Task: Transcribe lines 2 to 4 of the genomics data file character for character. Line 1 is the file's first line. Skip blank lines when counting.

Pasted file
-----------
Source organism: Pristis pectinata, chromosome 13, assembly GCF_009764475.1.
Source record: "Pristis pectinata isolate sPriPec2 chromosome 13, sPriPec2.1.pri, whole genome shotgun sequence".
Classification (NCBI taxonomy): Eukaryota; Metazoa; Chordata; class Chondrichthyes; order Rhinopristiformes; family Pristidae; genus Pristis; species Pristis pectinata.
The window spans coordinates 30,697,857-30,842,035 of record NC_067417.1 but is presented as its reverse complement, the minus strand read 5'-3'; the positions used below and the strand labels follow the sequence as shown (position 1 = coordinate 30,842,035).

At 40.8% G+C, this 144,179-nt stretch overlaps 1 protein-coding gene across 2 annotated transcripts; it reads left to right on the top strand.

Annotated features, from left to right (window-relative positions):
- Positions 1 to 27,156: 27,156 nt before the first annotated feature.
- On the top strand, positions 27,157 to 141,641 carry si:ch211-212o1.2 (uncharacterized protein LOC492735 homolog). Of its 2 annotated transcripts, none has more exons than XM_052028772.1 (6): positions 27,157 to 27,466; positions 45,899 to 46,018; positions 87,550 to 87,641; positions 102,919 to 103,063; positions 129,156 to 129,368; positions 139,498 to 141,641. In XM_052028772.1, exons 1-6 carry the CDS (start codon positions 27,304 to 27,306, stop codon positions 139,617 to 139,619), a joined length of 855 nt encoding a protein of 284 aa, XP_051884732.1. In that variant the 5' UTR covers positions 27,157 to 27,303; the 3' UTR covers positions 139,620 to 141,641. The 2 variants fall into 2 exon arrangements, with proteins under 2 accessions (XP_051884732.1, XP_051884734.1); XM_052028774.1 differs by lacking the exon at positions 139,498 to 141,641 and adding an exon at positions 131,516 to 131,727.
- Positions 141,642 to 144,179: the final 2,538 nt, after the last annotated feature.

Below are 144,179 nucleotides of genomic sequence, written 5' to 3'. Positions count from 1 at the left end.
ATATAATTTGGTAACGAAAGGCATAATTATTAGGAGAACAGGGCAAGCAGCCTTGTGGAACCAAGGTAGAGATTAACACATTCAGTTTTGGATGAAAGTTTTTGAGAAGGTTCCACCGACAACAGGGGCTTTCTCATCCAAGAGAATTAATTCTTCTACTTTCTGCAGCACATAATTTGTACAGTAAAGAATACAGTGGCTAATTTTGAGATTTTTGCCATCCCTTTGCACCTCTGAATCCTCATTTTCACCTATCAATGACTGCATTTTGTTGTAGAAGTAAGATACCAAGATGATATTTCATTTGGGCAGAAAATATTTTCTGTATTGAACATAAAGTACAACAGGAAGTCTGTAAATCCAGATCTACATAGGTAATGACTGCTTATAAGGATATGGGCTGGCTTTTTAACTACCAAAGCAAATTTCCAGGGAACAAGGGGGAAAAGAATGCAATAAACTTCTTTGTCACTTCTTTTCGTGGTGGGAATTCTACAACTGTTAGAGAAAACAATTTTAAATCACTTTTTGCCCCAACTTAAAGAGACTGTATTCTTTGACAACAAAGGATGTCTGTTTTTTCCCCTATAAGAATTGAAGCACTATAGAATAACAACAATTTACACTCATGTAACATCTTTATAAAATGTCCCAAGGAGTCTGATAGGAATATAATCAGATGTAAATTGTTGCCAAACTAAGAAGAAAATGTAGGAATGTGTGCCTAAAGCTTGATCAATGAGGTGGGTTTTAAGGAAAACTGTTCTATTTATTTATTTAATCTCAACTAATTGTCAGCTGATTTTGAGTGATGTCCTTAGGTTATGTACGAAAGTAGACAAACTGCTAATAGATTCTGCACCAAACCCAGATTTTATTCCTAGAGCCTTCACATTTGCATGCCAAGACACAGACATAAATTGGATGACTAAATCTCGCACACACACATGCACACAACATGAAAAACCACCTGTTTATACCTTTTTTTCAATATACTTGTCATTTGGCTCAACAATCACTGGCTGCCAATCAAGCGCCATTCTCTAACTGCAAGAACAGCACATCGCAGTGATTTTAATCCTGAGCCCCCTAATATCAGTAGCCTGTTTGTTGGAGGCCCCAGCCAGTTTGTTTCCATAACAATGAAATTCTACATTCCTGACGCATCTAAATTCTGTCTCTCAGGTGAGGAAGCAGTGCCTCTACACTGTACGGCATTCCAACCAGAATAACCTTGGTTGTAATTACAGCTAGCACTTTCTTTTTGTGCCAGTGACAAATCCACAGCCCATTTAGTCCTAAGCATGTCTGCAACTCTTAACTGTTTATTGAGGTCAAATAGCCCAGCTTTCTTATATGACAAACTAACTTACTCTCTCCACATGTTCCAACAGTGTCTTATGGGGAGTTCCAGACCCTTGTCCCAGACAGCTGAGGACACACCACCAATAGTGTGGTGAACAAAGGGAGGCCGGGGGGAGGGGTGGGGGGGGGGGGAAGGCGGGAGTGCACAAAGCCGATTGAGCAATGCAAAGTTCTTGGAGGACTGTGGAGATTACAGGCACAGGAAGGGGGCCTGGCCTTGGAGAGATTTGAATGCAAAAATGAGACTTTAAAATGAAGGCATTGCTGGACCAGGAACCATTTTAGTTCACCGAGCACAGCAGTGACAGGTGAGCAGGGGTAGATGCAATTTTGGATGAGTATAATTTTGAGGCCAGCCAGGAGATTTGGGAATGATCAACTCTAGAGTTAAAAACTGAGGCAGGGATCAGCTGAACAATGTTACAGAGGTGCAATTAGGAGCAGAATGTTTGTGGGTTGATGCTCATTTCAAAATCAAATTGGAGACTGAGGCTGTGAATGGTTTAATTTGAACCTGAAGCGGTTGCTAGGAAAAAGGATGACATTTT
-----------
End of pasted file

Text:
Source record: "Pristis pectinata isolate sPriPec2 chromosome 13, sPriPec2.1.pri, whole genome shotgun sequence".
Classification (NCBI taxonomy): Eukaryota; Metazoa; Chordata; class Chondrichthyes; order Rhinopristiformes; family Pristidae; genus Pristis; species Pristis pectinata.
The window spans coordinates 30,697,857-30,842,035 of record NC_067417.1 but is presented as its reverse complement, the minus strand read 5'-3'; the positions used below and the strand labels follow the sequence as shown (position 1 = coordinate 30,842,035).